Khalil Denny, 19, was watching a softball match with his friends in Washington Park when he was fatally shot.

It’s something he did several times last summer, enjoying a game in the park near his house, said Lanette Denny, his mother. But Tuesday’s game ended in a tragedy.

“I don’t think our teens are safe in Chicago anymore,” said 49-year-old Denny on Wednesday evening, standing near where her son died.

Just after 5pm in Washington Park, a group of about 50 people, most of them Acclivus, launched purple, white and black balloons in memory of those killed and injured last week. The event was organized by Acclivus, a community organization working to reduce violence in Chicago’s most vulnerable neighborhoods.

Earlier, back at home, Lanette Denny had doubts and had no plans to attend the balloon release in honor of her son and 43-year-old Lionel Coward, who also died in the shootout. Eight others were injured.

But with the support of Octavia Mitchell, founder of Heal Your Heart, an organization she created to support bereaved mothers, Denny found the strength to go to the park.

Khalil Denny would be 20 this Friday, and instead of celebrating his birthday, his family will be hosting his funeral.

Acclivus has also organized softball games in Washington Park and other parks to promote peace in neighborhoods where residents experience high crime rates.

Last Tuesday, the brawl that started in the parking lot moved to where community members like Denny were watching the game, said Gwen Baxter, patient surveillance coordinator and injury response specialist at Acclivus.

Shoe seller Khalil Denny was a “fun and loving person” who loved shoes and shopping, his mother said. He was getting ready for his upcoming birthday and got a new bottle of cologne on Tuesday night, his mother said.

“He sprinkled it all over himself,” she said. “Everyone who was here … said,” He just hugged me. He told me he loves me. I said, “because he just put on that Dior cologne he just got.”

Khalil was her youngest of seven children and the second son she lost.

Exactly eight years ago, on September 21, 2014, she lost her second youngest son, 16-year-old Vincent Denny. He would be 24 now.

Denny was part of Mitchell’s group and helped organize parties for other bereaved mothers.

The bereaved two sons Denny would like to move into a new home with fewer neighbors and a little privacy, she said. She said she has been on the waiting list for Section 8 as of 2008. He has been living in the same apartment since 1998.

“I definitely can’t sit on the porch or go to the park or anything,” Denny said. “I definitely can’t come to the park.”

Mitchell said she was tired of attending the wake and releasing balloons.

“What are we doing? How does it end? When will it end?” Mitchell said, “Who’s going to help us? Who’s trying to help us? I’m always asking for help.”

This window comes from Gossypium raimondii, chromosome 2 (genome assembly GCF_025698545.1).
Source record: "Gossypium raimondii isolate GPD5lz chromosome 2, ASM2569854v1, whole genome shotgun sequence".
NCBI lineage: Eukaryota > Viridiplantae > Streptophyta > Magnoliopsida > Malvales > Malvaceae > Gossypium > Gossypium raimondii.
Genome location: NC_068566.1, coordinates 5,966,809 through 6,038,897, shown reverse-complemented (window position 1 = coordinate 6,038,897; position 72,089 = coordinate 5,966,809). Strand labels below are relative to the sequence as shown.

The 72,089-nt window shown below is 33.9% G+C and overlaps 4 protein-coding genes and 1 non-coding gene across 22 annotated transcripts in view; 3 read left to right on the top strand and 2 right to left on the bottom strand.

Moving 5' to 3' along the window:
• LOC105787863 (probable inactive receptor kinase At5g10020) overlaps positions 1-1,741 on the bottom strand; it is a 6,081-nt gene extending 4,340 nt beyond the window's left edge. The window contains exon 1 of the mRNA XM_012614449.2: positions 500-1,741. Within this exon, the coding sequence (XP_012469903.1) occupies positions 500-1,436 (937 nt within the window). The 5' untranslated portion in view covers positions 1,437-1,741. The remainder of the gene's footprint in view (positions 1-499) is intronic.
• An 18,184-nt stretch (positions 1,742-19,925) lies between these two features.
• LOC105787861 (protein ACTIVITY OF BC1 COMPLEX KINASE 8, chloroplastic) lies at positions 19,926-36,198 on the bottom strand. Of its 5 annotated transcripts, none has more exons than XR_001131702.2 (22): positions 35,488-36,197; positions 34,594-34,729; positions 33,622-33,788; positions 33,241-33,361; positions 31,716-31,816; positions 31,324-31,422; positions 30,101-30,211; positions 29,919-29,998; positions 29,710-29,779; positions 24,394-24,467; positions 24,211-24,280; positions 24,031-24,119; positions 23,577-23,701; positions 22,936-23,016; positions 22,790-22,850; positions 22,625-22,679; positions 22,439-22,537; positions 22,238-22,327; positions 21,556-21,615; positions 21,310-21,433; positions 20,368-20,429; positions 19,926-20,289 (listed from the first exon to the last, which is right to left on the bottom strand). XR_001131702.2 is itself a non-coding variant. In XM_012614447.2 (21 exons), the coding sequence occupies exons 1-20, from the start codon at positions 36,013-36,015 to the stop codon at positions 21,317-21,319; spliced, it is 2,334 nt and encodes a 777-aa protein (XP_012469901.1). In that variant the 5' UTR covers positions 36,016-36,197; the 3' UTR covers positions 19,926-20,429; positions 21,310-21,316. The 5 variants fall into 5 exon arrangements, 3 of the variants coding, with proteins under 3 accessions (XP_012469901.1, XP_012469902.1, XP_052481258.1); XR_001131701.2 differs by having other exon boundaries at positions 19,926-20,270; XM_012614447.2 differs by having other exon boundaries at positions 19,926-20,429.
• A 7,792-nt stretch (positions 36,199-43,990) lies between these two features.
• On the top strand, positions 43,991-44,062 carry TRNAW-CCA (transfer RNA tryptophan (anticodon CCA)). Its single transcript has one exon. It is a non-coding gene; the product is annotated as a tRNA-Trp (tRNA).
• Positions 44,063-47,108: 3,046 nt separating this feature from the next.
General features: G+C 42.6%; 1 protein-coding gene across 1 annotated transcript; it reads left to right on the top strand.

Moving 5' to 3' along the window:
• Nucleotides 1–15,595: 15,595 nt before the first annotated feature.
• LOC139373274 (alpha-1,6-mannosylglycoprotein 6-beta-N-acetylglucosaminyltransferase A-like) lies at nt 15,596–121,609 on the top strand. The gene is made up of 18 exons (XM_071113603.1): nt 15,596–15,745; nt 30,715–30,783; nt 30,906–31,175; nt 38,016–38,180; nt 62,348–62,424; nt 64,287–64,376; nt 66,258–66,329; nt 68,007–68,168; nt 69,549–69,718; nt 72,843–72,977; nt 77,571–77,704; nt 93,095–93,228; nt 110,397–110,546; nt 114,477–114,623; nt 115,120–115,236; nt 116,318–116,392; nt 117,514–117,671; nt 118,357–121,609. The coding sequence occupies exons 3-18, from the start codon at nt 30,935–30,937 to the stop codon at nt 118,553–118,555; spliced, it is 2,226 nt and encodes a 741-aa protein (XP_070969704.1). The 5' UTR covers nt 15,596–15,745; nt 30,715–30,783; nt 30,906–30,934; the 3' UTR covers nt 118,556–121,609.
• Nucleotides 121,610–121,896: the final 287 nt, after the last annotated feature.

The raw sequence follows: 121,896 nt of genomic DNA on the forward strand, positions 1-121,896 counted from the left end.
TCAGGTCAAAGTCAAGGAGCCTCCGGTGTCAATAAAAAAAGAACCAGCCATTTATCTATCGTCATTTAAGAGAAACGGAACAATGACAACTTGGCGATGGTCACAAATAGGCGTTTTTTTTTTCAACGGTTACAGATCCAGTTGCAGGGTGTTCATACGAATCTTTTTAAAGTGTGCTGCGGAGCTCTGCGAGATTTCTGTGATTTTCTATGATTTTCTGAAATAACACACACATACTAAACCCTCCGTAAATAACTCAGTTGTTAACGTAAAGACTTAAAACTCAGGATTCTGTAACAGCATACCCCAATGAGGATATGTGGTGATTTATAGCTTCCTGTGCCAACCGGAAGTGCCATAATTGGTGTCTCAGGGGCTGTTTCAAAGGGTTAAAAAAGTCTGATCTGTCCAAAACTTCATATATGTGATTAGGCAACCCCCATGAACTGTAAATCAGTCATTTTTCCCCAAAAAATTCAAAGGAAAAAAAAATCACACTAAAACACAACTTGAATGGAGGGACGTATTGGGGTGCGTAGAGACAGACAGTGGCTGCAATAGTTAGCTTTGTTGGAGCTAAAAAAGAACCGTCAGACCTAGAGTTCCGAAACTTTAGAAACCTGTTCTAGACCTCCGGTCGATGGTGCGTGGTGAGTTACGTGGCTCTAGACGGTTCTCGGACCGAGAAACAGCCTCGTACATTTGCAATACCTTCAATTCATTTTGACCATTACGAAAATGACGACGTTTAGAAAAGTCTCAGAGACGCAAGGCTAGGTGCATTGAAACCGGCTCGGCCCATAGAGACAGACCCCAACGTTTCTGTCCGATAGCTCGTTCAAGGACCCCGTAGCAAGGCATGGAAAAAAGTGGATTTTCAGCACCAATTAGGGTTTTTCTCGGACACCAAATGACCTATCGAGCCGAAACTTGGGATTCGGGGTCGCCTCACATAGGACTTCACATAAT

She said she would like government leaders to help provide funds for women to seek advice, cover healthcare costs, provide benefits for bereaved mothers, and help with relocation costs, especially for low-income women like Denny.

“You want them to lose the baby, bury it, and go back to work two weeks later,” Mitchell said. “How? How?”

She said she would like a law in Springfield to pass that would provide these benefits to mothers who have lost their children.

Baxter said the Chicago Park District has since revoked the group’s approval, even though the shootout was not related to a softball game.

Acclivus is contacting the police and the relevant councilor when they plan to hold a match, Baxter said. She appealed to the park district to restore the organization’s permits to organize the games.

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“To remove it, it’s like you want to continue the violence,” Baxter said. “People got together.”

Games help the community and get to know each other, and also make the police see community members in a positive space, said Barron Neal, Washington Heights manager at Acclivus.

“The goal of the game is simply to keep the peace,” he said. “It’s just about community involvement.”

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Illinois state official Kam Buckner said government leaders need to invest in communities to provide a safer space.

“Everyone in this city deserves a safe space to get together, get together and have fun,” Buckner said. “Unfortunately, more and more often we saw that the powers that were taking away our spaces.”

He called on elected officials to invest funds to combat gun violence in the same way the government has invested in tackling COVID-19.

“If we don’t release the funds,” Buckner said. “We will continue to launch balloons.”

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